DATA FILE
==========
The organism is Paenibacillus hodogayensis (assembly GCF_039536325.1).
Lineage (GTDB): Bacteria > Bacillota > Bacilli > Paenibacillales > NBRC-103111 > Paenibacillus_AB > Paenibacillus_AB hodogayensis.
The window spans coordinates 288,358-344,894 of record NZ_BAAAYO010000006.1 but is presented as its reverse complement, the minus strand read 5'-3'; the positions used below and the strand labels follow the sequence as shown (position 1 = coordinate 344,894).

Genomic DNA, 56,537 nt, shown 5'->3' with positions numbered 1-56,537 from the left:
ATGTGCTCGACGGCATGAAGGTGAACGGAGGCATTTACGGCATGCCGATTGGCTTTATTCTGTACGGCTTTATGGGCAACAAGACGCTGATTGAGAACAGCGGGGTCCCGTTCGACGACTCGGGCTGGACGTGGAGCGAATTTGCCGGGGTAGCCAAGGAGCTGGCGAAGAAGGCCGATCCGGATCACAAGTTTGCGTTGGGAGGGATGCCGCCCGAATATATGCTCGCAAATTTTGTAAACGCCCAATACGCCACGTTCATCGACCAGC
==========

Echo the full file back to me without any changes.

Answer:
The organism is Paenibacillus hodogayensis (assembly GCF_039536325.1).
Lineage (GTDB): Bacteria > Bacillota > Bacilli > Paenibacillales > NBRC-103111 > Paenibacillus_AB > Paenibacillus_AB hodogayensis.
The window spans coordinates 288,358-344,894 of record NZ_BAAAYO010000006.1 but is presented as its reverse complement, the minus strand read 5'-3'; the positions used below and the strand labels follow the sequence as shown (position 1 = coordinate 344,894).

Genomic DNA, 56,537 nt, shown 5'->3' with positions numbered 1-56,537 from the left:
ATGTGCTCGACGGCATGAAGGTGAACGGAGGCATTTACGGCATGCCGATTGGCTTTATTCTGTACGGCTTTATGGGCAACAAGACGCTGATTGAGAACAGCGGGGTCCCGTTCGACGACTCGGGCTGGACGTGGAGCGAATTTGCCGGGGTAGCCAAGGAGCTGGCGAAGAAGGCCGATCCGGATCACAAGTTTGCGTTGGGAGGGATGCCGCCCGAATATATGCTCGCAAATTTTGTAAACGCCCAATACGCCACGTTCATCGACCAGC